On June 15, Nik Wallenda will walk where no one has ever gone: over the maw of Niagara Falls
With a cold dew descending and the roar of falling water in the distance, Nik Wallenda stands with one foot on the wire and a look of apprehension on his face. It’s 11:30 p.m., and he has snuck out after dinner to take his first steps on a 455-m cable strung outside the Seneca Casino & Hotel in Niagara Falls, N.Y., where he will rehearse his historic walk across North America’s best-known landmark.
A taut length of rope is to Wallenda what a blank canvas is to an artist. But on this night he should have stayed indoors. His engineering team had just 24 hours to rig this steel behemoth—five centimetres in diameter, six tonnes on the spool—across three empty parking lots beside the hotel, and they’ve not yet identified its quirks. At one end, near where it is anchored to the earth, the cable hangs just two metres above the ground. From there, it traverses a falling grade across asphalt, gravel and a pedestrian bridge toward a crane that holds the other end some 20 m above the pavement.
Wallenda has walked enough wires to understand that no fresh rigging is perfect. But after a meal of steak and crispy shrimp (sans alcoholic accompaniment), his daredevil urge has overtaken him, and the 33-year-old has scrambled onto the roof of a friend’s pickup truck from whence he can board the cable near its low end. To his dismay, the thing begins twisting like licorice beneath his sock-clad feet. “I don’t like this,” he murmurs. He steps off, draws a breath and gets back on, arms extended for balance. One teetery step, then two. Back onto the truck. “Nope,” he says crisply. “I don’t like this at all.”
By Charlie Gillis - Wednesday, February 15, 2012 at 3:40 PM - 0 Comments
‘There’s no question the whole world will be watching’
In an abrupt turnabout, the Niagara Parks Commission voted today to negotiate an agreement allowing Wallenda to perform the feat as early as this June. Three months ago, the provincially appointed panel had refused to even hear Wallenda’s proposal, citing a longstanding ban on stunting at the falls.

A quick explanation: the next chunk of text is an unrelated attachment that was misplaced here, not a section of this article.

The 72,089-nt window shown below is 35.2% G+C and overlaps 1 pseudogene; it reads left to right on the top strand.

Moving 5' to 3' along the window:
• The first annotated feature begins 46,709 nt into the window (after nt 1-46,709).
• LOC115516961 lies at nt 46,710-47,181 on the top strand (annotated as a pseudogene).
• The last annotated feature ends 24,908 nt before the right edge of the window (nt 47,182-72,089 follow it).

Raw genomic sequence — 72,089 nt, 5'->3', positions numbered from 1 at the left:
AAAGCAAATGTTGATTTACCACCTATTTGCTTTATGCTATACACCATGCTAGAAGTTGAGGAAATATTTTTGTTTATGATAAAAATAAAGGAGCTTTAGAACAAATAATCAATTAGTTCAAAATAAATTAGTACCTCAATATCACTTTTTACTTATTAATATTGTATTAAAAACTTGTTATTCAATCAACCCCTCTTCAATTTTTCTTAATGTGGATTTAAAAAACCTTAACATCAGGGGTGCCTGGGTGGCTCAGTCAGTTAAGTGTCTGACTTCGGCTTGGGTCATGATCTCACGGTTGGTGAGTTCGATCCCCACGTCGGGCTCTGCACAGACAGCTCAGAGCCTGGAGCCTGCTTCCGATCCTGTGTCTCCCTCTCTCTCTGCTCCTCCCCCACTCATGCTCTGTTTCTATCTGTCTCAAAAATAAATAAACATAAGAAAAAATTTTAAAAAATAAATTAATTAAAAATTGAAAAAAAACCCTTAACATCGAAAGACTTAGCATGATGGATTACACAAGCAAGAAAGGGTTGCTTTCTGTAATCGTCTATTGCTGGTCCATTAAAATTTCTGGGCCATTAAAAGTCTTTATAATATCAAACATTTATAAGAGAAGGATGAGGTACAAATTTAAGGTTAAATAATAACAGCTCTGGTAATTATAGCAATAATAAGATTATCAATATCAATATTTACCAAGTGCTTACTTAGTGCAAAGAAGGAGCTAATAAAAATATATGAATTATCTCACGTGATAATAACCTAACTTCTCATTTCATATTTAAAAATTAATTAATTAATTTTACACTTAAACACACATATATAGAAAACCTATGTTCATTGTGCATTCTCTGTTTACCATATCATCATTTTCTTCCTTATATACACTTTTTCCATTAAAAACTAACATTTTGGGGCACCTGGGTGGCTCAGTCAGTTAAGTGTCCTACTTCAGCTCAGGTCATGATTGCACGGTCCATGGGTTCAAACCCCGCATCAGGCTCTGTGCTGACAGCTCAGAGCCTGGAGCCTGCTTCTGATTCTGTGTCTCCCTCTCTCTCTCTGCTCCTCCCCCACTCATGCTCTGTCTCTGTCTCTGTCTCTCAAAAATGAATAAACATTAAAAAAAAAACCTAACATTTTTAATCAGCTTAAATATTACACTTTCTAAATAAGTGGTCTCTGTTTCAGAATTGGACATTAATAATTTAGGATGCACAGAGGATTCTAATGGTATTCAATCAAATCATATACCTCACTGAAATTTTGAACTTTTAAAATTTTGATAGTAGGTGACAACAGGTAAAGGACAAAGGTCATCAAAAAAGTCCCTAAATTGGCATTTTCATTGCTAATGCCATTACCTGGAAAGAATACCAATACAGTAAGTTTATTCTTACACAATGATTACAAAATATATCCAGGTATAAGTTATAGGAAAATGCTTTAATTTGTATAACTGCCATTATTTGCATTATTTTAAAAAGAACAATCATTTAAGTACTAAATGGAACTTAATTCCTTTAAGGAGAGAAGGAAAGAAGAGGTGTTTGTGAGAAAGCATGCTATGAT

“I feel like I’m on top of the world,” Wallenda told reporters following the commission meeting at the Whirlpool Golf Course, which is part of the grounds overseen by the NPC. “I’ve done walks that are longer and higher. But this is Niagara Falls. There’s no question the whole world will be watching.” Continue…
By Charlie Gillis - Thursday, December 8, 2011 at 4:08 PM - 3 Comments
Never mind high-wire artists, the Niagara Parks Commission upholds all kinds of mouldy regulations
The Niagara Parks Commission surprised no one yesterday when it denied high-wire artist Nik Wallenda clearance to walk a cable strung across Niagara Falls. The 10-member panel appeared to have made up its mind long before Wallenda, an enterprising 32-year-old, and heir to the Flying Wallendas circus legacy, got a measly 10 minutes to make his case.
The 126-year-old panel has long prohibited what it calls “stunting.” Evidently there can be no exceptions. If we understand chair Janice Thomson correctly, indulging Wallenda is the first step onto a slippery slope that leads to requests from other tightrope walkers, balloonists, river swimmers, kayakers and assorted thrill-seekers seeking a taste of notoriety. Continue…
By Charlie Gillis - Tuesday, November 29, 2011 at 8:05 AM - 0 Comments
Nik Wallenda claims his high-wire act would bring $20.5 million worth of tourism spending to Niagara